2006 has been the most successful year ever for Bash Street Theatre Co. We feel now, after several years of trying, that we have finally made an impact in the European street theatre festival scene.
Although we created our silent-movie show “CLIFFHANGER!” in 2002 and have toured it extensively in the UK, we knew it had potential to succeed abroad. However, the French and German market is so competitive that word-of-mouth recommendation is no longer enough to get bookings. You have to be seen by festival promoters.
The key for us was a visit to Rouen in France for a showcase festival in 2005. We were aided by the Department of Trade and Industry which has a scheme to help businesses export their work. It was logistically very difficult because we were in the middle of touring our “Frankenstein” show.
The impact was immediate. From that one festival we landed 24 days’ work in France, Belgium, Germany, and Spain, and attracted theatre agents to find us work in Germany and Holland for 2007.
We re-rehearsed “CLIFFHANGER!” early this year, adding new scenes and new music (and musician), and premiered the show over four days at Easter at Trevarno Gardens, near Helston. We then hastily translated the signs that we use in the show into French, German and Spanish and set off for our first visit to Germany.
The response was fantastic. The appeal of the black-and-white movies is still very strong, and we found, more than ever, that our audiences were a great mixture of young and old. We played at three different festivals in Germany, where the audiences start gathering one hour before show is due to start.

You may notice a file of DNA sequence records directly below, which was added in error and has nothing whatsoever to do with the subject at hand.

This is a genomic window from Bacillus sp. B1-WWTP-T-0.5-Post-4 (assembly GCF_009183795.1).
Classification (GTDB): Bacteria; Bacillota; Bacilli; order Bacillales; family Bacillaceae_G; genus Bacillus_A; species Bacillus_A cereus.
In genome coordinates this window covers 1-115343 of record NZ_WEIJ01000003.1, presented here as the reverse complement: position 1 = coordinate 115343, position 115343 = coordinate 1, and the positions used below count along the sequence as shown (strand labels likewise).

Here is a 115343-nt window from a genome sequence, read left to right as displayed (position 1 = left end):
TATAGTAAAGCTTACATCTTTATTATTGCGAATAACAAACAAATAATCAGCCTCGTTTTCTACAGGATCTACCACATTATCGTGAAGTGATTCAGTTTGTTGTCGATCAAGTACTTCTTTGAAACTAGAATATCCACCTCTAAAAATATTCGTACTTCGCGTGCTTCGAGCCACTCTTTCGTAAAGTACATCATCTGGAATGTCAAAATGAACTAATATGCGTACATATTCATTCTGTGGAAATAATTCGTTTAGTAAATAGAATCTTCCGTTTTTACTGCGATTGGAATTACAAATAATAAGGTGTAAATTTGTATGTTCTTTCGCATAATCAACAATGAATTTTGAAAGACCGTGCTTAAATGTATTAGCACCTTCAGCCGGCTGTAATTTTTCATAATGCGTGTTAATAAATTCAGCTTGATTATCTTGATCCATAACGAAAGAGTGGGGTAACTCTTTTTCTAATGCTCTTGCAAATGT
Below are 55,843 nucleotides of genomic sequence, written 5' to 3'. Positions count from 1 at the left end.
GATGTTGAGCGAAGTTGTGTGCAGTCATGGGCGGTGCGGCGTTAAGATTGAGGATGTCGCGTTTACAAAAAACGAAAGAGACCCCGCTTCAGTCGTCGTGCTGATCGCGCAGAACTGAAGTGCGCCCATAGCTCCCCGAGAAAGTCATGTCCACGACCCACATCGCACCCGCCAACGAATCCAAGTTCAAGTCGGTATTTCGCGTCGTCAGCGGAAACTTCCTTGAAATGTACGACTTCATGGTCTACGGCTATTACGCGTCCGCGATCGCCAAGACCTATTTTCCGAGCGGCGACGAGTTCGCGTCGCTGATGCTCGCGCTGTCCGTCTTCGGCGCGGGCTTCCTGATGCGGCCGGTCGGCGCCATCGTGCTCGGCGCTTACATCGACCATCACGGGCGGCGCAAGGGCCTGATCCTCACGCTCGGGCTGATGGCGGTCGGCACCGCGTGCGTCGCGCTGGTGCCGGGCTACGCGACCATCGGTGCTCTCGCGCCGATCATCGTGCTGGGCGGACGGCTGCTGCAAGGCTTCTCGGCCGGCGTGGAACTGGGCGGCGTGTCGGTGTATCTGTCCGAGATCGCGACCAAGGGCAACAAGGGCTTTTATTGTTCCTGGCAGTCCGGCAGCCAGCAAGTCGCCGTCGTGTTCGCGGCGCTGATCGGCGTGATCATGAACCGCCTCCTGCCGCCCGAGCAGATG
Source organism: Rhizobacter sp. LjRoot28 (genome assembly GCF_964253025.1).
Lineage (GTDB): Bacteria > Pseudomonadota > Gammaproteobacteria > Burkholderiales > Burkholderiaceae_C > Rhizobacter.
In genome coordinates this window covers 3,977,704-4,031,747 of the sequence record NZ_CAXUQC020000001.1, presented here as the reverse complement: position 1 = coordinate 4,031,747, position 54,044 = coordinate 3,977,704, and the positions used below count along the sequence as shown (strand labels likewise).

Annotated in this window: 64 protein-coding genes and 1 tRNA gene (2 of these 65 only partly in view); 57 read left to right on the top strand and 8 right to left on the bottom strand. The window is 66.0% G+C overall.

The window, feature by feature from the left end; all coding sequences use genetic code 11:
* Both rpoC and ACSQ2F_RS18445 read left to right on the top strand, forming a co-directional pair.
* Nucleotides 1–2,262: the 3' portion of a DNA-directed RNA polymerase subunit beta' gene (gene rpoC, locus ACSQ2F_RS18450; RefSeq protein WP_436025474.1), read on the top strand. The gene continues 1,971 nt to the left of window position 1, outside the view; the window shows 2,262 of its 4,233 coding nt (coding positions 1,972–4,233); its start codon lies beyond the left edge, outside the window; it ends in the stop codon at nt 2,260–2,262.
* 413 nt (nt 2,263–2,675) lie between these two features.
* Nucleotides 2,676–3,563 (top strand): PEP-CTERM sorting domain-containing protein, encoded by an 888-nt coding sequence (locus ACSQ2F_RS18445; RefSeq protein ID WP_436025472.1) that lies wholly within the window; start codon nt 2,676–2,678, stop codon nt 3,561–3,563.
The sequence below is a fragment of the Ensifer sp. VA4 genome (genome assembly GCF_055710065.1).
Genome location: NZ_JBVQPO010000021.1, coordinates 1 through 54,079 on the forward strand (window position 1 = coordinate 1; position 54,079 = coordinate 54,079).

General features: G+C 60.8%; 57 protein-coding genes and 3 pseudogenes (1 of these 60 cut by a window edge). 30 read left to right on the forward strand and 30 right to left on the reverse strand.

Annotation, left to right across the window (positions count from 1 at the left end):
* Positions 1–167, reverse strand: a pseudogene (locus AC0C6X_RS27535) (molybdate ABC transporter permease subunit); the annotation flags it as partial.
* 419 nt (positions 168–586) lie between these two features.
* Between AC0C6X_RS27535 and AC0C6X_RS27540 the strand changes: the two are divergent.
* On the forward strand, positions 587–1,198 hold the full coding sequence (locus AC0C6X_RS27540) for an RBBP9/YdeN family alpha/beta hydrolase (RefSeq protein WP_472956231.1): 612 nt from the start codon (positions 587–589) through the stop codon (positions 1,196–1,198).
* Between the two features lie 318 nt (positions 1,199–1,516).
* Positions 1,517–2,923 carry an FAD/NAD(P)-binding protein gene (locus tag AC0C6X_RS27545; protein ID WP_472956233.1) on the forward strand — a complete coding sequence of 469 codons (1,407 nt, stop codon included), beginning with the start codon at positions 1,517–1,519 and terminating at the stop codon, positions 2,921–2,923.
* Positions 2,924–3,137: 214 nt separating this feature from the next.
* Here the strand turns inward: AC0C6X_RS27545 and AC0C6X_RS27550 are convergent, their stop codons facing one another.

In France we played in 38 degrees centigrade in Paris and Bordeaux (lots of mineral water was provided) and also had a seven-date tour of Normandy and the west coast near La Rochelle. We soon realised that the French still revere Buster Keaton (on whose films our show is based) and the show was enthusiastically received wherever we went.
What made the summer quite so exhausting, however, was that we still had lots of bookings in the UK and Cornwall during this time. We performed at the Ayr Field Community Day in St. Ives (a fantastic local event), we had a capacity audience at Penlee Park, Penzance, and also travelled as far field as Northern Ireland, the Lake District, Norwich and (three times) at the National Theatre in London. In all, we crossed The Channel 12 times (from Plymouth, Portsmouth and Dover), had several 14-hour van journeys and drove an estimated 20,000 miles.
Oh yes, and we even won an award! At the fantastic Tàrrega Theatre Festival near Barcelona, in September, we played before our largest-ever audience (some 3,000 people we were told). On our return journey we were informed (by mobile phone as we drove over the Pyrenees Mountains) that we had won a €3,000 (euros) prize for the “best street theatre show” at the festival. This was an amazing end to the season, and we have been invited back to Tàrrega to receive the award in March.